Useful Noise

tsumake

New Member
Hey Guys,

Have any of you heard of a program/sound collection called Useful Noise?

www.usefulnoise.com

It's apparently a collection of sounds by Keith Hildebrandt, who did stuff for NIN. Now, I'm new to digital music, but would like to create soundtracks for film. Is this over my head? I don't have a mac, but I have access to Soundforge. I'm not looking to do anything super complicated, just mainly connect sounds to make "noise"... Is anyone familiar with this program or with music production in general? Thanks a lot!
 

Curtis

Member
I'm not familar with Useful Noise, but I can tell you that Soundforge alone will be insufficient to use to create music. I'm not sure what you mean by "noise" - if you mean little sound effects or whole musical compositions - but you need a decent multitrack audio package if you mean the latter.

N-Track is quite a good shareware package for this sort of thing, but the big players generally tend to use Logic Audio, Cubase VST or the horrendously expensive ProTools hardware/software combination for digital audio work.

If you give me a clearer picture of what you want to create, I can probably help you a bit more since digital audio (any audio really) is a hobby of mine.


EDIT: Just checked out the Useful Noise site - the Useful Noise collection is just a whole bunch of samples that have been tweaked to hell. Again, if you wanted to make music with these, you normally wouldn't use these sort of things exclusively - you typically need some kind of live element (somebody hammering out a guitar riff, or a piano line, or a vocalist). If you want to make these kind of samples, you need a whole bunch of expensive microphones, a lot of know-how and some expensive software. For editing the samples once you've recorded them, Soundforge will probably do, but you'll need to milk it for all it's worth to get some good results.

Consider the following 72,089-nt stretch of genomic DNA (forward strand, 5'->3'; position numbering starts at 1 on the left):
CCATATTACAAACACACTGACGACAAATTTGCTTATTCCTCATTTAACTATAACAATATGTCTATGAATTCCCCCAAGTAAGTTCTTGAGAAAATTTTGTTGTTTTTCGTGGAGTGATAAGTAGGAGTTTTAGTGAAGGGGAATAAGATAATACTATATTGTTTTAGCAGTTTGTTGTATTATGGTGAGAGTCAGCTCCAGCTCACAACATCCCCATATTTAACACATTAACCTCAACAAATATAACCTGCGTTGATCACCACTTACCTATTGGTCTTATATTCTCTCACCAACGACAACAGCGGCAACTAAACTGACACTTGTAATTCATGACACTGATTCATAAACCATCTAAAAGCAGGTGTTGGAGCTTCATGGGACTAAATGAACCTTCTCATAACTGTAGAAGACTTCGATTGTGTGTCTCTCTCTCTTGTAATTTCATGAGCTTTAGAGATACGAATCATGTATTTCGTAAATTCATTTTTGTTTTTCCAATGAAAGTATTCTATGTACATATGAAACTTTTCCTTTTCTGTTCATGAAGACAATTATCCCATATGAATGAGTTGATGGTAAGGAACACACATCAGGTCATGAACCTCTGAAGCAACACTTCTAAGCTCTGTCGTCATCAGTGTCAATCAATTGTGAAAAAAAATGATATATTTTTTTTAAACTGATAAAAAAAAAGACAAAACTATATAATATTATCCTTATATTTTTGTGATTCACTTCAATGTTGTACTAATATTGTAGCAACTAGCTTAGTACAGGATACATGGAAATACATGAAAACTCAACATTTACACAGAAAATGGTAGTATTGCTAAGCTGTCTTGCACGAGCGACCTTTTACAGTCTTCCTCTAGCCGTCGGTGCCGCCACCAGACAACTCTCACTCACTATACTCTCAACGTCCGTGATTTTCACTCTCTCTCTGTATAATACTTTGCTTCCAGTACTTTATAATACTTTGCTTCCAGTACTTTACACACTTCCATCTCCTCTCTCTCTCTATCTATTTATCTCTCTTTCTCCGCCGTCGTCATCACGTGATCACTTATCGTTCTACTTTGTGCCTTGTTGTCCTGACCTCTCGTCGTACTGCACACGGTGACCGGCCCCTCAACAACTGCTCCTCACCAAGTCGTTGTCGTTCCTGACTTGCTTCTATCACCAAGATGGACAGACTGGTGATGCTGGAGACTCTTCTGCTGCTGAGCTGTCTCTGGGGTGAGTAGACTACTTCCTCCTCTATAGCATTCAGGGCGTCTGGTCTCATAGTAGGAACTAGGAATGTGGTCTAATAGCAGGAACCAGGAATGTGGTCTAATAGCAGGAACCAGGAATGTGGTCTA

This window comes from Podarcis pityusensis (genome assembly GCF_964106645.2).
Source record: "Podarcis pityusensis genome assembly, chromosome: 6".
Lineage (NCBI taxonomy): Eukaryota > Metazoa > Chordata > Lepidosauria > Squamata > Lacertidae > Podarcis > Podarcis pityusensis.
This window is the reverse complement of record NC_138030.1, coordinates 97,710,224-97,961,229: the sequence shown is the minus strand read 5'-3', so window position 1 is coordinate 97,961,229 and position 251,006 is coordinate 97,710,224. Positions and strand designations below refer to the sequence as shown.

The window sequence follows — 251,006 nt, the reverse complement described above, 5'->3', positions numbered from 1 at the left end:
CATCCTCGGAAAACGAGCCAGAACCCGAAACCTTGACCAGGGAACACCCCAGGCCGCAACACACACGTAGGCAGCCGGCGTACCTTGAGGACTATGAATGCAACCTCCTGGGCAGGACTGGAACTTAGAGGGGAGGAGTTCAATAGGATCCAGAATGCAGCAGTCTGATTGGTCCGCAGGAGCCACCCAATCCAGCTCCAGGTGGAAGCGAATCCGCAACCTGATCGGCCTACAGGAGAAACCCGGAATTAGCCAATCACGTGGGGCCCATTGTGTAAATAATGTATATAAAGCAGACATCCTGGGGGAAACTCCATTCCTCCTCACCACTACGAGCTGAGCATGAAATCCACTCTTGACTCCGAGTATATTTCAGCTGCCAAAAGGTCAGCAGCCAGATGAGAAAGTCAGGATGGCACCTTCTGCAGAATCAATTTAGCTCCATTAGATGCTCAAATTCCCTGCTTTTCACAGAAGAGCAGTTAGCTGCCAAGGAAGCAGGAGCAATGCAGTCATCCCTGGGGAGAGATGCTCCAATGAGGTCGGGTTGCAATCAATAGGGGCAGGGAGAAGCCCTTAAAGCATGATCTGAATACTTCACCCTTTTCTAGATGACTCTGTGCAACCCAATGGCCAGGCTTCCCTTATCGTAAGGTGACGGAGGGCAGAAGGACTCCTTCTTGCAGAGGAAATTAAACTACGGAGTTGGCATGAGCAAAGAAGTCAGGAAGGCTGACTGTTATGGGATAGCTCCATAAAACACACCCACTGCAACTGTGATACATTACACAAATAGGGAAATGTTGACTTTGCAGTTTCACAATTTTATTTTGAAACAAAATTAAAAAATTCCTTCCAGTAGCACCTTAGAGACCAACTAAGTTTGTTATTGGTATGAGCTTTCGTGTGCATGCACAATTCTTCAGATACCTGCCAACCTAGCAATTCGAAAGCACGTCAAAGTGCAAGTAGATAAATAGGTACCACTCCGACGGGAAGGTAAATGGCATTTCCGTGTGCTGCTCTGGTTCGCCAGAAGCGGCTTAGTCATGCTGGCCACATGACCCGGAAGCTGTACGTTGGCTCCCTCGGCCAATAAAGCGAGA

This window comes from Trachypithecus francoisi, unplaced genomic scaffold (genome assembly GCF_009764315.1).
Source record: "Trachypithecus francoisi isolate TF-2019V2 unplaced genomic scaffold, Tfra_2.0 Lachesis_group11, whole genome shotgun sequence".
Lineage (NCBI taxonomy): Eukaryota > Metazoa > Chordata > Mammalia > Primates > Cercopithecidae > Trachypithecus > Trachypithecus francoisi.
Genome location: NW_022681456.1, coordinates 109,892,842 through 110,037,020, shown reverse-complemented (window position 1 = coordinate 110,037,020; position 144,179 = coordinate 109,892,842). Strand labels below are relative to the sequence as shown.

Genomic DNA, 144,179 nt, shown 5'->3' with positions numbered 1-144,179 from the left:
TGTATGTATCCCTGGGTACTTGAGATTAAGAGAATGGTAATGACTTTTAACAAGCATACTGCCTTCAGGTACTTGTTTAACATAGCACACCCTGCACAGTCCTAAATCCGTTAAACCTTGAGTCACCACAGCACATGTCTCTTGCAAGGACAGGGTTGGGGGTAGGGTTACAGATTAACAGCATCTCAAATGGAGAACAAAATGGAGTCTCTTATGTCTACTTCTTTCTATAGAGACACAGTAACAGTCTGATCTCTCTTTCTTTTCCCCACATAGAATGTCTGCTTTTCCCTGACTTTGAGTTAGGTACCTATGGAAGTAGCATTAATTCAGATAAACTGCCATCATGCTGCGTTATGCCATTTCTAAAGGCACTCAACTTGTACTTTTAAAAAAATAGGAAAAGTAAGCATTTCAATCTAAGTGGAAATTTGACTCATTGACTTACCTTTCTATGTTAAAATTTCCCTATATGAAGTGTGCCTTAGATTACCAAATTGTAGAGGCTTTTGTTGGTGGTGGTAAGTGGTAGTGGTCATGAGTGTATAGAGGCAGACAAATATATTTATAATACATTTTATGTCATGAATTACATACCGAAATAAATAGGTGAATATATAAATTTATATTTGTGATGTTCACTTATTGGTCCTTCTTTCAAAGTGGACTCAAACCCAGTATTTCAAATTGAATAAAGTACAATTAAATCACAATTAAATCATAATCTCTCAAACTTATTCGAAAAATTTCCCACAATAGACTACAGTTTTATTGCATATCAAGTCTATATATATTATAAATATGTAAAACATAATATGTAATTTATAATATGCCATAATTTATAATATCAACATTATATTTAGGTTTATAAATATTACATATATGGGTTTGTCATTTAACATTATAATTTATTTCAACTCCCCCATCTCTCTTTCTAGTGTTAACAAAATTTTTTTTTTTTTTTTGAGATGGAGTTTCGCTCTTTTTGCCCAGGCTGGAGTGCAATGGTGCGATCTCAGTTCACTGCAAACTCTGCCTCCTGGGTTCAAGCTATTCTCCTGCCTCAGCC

tsumake

New Member
Originally posted by Curtis@May 7, 2003 @ 11:34 AM

I'm not familar with Useful Noise, but I can tell you that Soundforge alone will be insufficient to use to create music. I'm not sure what you mean by "noise" - if you mean little sound effects or whole musical compositions - but you need a decent multitrack audio package if you mean the latter.

N-Track is quite a good shareware package for this sort of thing, but the big players generally tend to use Logic Audio, Cubase VST or the horrendously expensive ProTools hardware/software combination for digital audio work.

If you give me a clearer picture of what you want to create, I can probably help you a bit more since digital audio (any audio really) is a hobby of mine.


EDIT: Just checked out the Useful Noise site - the Useful Noise collection is just a whole bunch of samples that have been tweaked to hell. Again, if you wanted to make music with these, you normally wouldn't use these sort of things exclusively - you typically need some kind of live element (somebody hammering out a guitar riff, or a piano line, or a vocalist). If you want to make these kind of samples, you need a whole bunch of expensive microphones, a lot of know-how and some expensive software. For editing the samples once you've recorded them, Soundforge will probably do, but you'll need to milk it for all it's worth to get some good results.